Quote Originally Posted by prez02 View Post
    You are probably right about the file size, Express is a free verison, therefore there will be some limits, if you have a full Version, those will be removed.

    Where do you get your csv files from? I might be easier to get odbc access to that database and load data in smaller chunks below a million rows, as you need them, instead of setting up a new database. And even if you have done that, the million row Limit in Excel will still exist.

    Also, have you tried your VBA Code on something Close to a million rows? As far as I remember, this could be really slow/not work at all, maybe because VBA does not take advantage of several processor cores.

    Have you ever worked with Excel tables and created your on columns with Excel functions? The if clauses you mentioned above could be created there as well, and whenever the data is refreshed, it would recalculate your columns automatically. If yes, you could do the same with Powerpivot, as I ried to explain above. Maybe you should just give it a try.
    Thanks for your tips.

    My csv files are "floating around" at the moment, ie my programs are based on the assumption that such files exists and are stored somewhere on the network drive (which is slow) somy first step involves copying it to my C drive.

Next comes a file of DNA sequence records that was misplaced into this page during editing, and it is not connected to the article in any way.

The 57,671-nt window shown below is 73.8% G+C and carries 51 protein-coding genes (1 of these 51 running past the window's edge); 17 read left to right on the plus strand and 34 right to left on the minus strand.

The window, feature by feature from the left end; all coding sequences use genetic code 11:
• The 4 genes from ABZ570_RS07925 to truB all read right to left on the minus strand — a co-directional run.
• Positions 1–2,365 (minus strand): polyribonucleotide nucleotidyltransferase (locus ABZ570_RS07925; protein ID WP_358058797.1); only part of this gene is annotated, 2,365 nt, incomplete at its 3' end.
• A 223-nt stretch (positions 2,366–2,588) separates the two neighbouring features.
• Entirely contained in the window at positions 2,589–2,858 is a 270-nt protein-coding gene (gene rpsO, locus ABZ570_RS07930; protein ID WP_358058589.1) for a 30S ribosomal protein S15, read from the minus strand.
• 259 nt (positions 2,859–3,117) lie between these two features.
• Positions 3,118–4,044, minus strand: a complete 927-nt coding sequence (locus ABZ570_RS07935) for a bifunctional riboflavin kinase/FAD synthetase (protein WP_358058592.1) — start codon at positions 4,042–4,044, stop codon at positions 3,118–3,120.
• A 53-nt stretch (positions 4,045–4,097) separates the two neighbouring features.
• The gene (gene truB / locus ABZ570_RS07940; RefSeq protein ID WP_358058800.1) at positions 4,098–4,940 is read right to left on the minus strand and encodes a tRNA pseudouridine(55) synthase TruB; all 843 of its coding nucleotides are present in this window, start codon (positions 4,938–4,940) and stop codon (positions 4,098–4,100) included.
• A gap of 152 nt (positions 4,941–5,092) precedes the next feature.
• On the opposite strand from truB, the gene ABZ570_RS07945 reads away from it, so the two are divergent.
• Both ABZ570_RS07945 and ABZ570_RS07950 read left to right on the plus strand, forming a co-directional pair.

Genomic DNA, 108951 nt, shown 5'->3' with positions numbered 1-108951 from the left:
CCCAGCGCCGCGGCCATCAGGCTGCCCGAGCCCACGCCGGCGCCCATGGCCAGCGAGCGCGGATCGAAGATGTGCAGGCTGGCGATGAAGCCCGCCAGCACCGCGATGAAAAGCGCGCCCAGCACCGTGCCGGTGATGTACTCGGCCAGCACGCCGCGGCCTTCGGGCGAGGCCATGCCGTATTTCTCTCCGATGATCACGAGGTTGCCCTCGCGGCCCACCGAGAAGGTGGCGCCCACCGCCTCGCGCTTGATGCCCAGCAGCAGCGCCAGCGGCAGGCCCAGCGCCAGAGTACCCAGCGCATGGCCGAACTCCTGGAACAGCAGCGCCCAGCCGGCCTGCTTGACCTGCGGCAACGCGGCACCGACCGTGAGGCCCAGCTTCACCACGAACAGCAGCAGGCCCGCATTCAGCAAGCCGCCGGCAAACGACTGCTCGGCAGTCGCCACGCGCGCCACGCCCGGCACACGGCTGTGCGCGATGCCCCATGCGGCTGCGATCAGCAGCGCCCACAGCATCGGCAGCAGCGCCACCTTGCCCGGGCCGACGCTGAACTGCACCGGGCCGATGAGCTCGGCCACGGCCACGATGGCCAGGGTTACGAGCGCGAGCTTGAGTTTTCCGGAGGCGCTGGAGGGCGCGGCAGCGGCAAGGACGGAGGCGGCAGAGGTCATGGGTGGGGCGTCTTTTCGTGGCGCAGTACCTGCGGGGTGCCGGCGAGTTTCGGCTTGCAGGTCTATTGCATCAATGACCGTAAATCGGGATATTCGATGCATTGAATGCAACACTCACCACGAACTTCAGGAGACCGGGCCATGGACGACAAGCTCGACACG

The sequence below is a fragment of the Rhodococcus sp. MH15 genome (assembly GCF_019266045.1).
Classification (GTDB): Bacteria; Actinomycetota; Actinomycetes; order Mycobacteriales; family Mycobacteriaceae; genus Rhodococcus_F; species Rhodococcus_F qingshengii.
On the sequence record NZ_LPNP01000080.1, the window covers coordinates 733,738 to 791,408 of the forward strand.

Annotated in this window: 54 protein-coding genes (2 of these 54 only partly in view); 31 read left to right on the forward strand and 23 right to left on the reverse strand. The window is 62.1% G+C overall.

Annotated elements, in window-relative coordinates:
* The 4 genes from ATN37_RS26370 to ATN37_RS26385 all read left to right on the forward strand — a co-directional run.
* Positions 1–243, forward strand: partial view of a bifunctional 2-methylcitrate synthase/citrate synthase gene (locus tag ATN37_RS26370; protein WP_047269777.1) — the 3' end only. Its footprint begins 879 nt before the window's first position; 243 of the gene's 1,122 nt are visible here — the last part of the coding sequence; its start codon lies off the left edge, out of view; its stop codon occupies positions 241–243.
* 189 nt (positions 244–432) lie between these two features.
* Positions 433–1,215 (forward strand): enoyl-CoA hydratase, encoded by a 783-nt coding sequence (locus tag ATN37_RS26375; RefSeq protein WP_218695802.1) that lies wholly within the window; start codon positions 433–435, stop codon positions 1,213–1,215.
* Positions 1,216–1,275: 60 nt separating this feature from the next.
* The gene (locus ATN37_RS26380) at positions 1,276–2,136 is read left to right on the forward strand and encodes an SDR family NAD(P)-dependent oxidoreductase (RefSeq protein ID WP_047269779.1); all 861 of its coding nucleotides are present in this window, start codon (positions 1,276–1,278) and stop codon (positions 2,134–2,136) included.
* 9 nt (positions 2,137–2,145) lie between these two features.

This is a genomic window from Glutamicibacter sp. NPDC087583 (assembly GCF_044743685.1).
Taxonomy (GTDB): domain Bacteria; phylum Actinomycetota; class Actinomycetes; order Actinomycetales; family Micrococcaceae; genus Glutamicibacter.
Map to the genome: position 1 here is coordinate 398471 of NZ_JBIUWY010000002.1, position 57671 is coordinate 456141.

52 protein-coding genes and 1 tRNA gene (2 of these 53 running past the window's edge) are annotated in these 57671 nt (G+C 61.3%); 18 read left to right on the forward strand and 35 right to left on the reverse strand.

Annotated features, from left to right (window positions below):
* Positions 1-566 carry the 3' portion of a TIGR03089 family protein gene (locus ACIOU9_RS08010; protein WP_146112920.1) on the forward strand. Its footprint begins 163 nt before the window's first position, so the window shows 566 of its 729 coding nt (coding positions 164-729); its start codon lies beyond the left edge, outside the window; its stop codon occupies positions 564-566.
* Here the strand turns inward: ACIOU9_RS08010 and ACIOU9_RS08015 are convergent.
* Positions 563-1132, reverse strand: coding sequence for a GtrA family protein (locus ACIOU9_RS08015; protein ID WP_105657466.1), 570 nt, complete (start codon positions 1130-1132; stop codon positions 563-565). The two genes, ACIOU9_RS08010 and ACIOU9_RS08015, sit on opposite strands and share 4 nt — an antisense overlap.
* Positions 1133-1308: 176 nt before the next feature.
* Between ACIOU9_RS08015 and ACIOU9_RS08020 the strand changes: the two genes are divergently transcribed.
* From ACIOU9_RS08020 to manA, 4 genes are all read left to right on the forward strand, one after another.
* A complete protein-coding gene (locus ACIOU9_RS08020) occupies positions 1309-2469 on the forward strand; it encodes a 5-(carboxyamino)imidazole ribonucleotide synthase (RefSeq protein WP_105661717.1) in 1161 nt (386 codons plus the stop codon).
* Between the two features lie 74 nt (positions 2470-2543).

For security reasons, I have no direct access to where the data is stored, possibly in a SQL database.

    A million rows is not a problem if I only do a few things to it. My method is involves using arrays so Redim myarray(1 to n, 1 to m) As Variant, where n is 200,000, m is 300 is possible (though I am not sure what the limit is) but as I constantly do my manipulation and create further sub arrays, the memory limit will be eventually be reached and the program crashes.

    Isn't Excel tables used for formatting purposes? My tasks include more complicated procedures so not sure if that would work.

  8. #28
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    Default Re: Getting started with PowerPivot

    Quote Originally Posted by dugdugdug View Post
    Thanks for your tips.

    [...]
    Isn't Excel tables used for formatting purposes? [...]
    Here is another tip, statements like that will not help you to make friends in an Excel forum.

    Excel is used in a lot of different ways and can do a lot of different things. You can use it to accidently bring down a whole investment bank, if youl like that sort of thing.

    I am not sure what you are trying to achieve, why you have to transform your data in the way you do, what the results should be and who is using them for what purpose.. Maybe someone could help you looking at your code and tell you if this can be achieved in another way, e.g via Excel functions or not. Good luck.

    Carsten

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    Default Re: Getting started with PowerPivot

    JIC, additional information about SQL Server Express RAM limit: link
    Last edited by prez02; Apr 5th, 2013 at 10:02 AM.